December 16, 2014

New York State moves to ban disposal of e-waste in regular trash

Beginning January 1, all residents of New York State will be required to throw out most forms of e-waste at designated locations throughout the state. Any electronic materials disposed of in regular trash and recycling will be subject to a $100 fine. “This new law will help keep electronics, and their potentially harmful components, out of our waste stream,” said New York City Sanitation Commissioner Kathryn Garcia in a statement. “By recycling electronics, New Yorkers can help decrease disposal costs and protect the environment.” The U.S. Environmental Protection Agency recently called upon state and municipal governments to help curb the fastest growing category of solid waste in the country. Treehugger points out that the United States generates more e-waste per resident than any other country in the world. Residents are being asked to drop off e-waste at electronics recycling events around the state, as well as dozens of participating retailers such as Best Buy or Staples.

 

Combating fears that new buses and trains will bring “unsavory people” into neighbourhoods

Atlanta is a sprawl-heavy city that was built for the automobile (made especially clear after taking a look at this map). City officials and transit advocates have been trying in recent decades to shift the city toward a denser, transit-oriented future. It scored a major victory last month when suburban Clayton County voted to join the Metropolitan Atlanta Rapid Transit Authority (MARTA). Yet, in a city with a long history of housing discrimination against African Americans, there remain many prejudices that associate mass transit expansion with the spread of crime in the suburbs. CityLab decided to take a look at the academic research on the relationship between crime and mass transit expansion and found that the opposite was true. One researcher put it best: “It is ironic that rail access is actually found to reduce crime in the representative white suburban neighborhood, because most of the opposition to rail transit has come from white suburban residents. This opposition, however, may only superficially have to do with concerns over crime. The real motivation may be racial bigotry.”

 

Investors controlling $2.4 trillion commit to grow the green bonds market

Investors with $2.4 trillion of assets under management declared their support for the burgeoning green bonds movement today and called on governments and the private sector to help do the same. Investors include Aviva, Zurich and BNP Paribas, along with 14 other companies. Green bonds are innovative financial instruments that are issued to fund projects with climate benefits. The Green Bonds Initiative estimates that the market is expected to reach $40 billion by the end of 2014 and more than double in 2015. “We, as investors and fiduciaries, understand that we have a responsibility to address threats to the future performance of our investments from climate change as well as a responsibility to secure our clients’ savings through sustainable and responsible investments,” the document reads. “We believe green bonds can be part of our strategy to accomplish both of these aims.” One of the impediments to the growth of the market is a lack of standardization, reported Anne Field last week. For example, no systematic set of criteria exists for defining just what a green bond is and how to measure its environmental effectiveness.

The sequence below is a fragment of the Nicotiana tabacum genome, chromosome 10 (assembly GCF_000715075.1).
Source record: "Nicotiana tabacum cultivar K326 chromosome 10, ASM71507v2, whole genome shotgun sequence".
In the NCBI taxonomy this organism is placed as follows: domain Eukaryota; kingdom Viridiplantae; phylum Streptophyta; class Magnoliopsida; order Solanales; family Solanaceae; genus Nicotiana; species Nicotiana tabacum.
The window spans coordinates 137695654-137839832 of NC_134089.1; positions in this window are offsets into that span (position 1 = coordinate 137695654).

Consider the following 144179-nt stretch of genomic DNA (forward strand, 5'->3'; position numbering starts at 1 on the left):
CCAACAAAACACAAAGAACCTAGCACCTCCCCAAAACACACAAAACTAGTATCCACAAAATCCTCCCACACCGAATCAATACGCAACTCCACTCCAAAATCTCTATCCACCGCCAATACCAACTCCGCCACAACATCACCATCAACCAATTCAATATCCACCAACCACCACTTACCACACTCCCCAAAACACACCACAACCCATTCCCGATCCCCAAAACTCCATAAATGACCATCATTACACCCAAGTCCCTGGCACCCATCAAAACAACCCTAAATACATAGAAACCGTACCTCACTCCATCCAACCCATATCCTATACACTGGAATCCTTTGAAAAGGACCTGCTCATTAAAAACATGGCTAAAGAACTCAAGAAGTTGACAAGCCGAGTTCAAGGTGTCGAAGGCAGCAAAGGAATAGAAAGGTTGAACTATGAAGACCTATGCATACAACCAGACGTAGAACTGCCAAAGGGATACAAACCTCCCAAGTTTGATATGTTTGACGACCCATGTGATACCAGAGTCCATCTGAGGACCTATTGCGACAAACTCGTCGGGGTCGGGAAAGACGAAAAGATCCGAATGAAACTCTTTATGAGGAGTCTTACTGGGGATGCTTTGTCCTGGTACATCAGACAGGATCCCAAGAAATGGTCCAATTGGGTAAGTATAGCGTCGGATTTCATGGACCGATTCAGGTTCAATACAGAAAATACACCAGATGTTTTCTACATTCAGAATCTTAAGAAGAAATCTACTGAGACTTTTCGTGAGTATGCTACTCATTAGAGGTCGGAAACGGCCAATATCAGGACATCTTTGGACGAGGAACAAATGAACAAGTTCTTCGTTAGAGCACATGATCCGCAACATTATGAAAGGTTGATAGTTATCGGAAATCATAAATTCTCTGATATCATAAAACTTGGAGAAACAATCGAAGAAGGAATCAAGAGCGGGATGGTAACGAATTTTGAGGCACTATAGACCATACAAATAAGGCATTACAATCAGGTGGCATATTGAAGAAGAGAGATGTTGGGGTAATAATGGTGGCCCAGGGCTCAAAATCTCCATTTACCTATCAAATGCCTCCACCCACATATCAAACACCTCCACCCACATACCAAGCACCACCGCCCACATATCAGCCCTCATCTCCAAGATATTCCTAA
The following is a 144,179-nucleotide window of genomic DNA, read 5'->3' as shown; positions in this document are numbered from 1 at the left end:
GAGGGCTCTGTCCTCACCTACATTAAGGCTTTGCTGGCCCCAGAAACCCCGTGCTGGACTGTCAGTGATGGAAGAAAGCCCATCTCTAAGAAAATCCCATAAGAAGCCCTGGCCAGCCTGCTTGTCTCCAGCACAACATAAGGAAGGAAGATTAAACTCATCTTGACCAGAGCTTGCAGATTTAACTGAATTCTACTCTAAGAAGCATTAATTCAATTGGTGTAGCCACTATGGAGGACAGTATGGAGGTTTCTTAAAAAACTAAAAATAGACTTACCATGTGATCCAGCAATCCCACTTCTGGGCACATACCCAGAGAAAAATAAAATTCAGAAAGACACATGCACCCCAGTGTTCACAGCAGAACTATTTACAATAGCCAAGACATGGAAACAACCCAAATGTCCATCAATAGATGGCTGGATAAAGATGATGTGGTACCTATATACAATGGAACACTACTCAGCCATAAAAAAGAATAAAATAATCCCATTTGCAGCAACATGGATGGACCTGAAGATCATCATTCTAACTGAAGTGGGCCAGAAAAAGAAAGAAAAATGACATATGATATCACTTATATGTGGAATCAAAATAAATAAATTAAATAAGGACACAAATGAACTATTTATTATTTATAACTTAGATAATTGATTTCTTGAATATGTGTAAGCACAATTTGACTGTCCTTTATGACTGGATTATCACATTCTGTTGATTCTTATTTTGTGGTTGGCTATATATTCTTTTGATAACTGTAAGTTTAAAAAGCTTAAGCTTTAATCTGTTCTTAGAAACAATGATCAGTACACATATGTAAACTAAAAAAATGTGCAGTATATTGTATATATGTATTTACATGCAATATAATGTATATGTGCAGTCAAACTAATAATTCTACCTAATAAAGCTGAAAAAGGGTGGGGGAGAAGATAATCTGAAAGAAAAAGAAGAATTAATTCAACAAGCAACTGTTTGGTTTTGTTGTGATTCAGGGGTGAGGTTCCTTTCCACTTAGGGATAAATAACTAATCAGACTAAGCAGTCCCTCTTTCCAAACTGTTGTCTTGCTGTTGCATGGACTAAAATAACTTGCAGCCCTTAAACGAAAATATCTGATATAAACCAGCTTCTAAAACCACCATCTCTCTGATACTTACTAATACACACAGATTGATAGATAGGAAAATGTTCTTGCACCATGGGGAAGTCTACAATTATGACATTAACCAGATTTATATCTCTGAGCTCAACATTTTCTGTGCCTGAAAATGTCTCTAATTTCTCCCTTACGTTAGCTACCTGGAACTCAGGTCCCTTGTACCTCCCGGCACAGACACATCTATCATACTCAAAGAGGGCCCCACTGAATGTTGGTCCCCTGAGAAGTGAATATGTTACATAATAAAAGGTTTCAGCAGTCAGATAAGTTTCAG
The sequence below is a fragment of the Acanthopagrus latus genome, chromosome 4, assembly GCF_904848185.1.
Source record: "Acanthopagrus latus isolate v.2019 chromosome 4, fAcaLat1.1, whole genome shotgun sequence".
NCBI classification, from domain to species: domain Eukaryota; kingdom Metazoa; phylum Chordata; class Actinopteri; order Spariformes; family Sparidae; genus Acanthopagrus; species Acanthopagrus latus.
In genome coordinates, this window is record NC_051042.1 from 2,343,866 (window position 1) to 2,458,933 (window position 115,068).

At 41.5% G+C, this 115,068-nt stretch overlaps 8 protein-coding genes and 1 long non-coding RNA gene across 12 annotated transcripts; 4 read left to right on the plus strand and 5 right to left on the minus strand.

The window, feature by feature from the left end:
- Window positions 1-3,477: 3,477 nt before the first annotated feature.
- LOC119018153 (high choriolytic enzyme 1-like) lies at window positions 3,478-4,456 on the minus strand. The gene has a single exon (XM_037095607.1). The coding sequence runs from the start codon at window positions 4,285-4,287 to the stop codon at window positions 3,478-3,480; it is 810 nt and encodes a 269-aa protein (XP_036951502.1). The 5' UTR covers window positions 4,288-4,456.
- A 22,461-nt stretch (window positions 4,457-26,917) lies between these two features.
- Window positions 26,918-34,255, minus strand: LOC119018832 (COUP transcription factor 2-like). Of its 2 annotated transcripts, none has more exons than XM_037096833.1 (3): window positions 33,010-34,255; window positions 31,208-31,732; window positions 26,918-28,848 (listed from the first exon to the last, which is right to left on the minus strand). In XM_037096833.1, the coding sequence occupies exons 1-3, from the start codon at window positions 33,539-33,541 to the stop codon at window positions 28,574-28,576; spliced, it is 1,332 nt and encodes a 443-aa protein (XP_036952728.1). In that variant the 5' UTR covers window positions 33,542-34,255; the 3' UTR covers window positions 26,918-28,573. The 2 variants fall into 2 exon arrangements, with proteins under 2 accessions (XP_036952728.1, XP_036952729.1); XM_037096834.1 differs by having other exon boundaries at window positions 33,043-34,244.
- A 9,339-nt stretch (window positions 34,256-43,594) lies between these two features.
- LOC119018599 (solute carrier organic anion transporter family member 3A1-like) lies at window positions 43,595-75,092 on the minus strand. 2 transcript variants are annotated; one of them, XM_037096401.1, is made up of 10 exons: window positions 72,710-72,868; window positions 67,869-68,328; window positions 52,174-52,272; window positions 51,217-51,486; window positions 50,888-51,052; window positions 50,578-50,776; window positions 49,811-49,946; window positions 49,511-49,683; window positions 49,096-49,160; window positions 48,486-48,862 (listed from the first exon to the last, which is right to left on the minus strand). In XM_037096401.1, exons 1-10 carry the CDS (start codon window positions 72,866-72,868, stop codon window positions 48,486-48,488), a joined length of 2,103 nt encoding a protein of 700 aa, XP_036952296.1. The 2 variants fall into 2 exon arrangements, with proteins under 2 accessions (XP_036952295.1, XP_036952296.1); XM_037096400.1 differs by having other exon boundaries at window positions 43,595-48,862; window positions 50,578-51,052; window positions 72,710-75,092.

Guelph scientists make breakthrough on bee health

Researchers at the University of Guelph have made a breakthrough regarding a pathogen linked to increasing bee deaths over the past decade. Researchers agree that a confluence of factors is driving honey bee deaths, while also serving to weaken the remaining population. One of the biggest contributors to declining bee health involves a disease called American foulbrood. Guelph scientists have identified a toxin released by the pathogen and developed a lead-based inhibitor that may be able to stop the disease. “Our approach is designing tools that disarm bacteria without killing them,” said Rod Merrill, a professor in Guelph’s Department of Molecular and Cellular Biology in an announcement. “It does not put pressure on them to mutate because it’s not threatening their survival, it’s just saying, ‘You cannot hurt us, go away.’” The Guelph-based research team will begin field studies of the drug next spring.

 

Recent findings and possible responses to one of climate change’s biggest threats

Climate-related impacts are already affecting the poorest, most vulnerable and most aggrieved segments of the global population, according to a recently completed set of field studies by the Foundation for Environmental Security and Sustainability. Climate change was found to have important implications for livelihoods and economic development, state-society dynamics, resource governance, institutional performance and relations among privileged and disadvantaged identity groups. These case studies illustrate challenges that international assistance agencies and governments may encounter. It also suggests ways to prevent or mitigate the potential for conflict.

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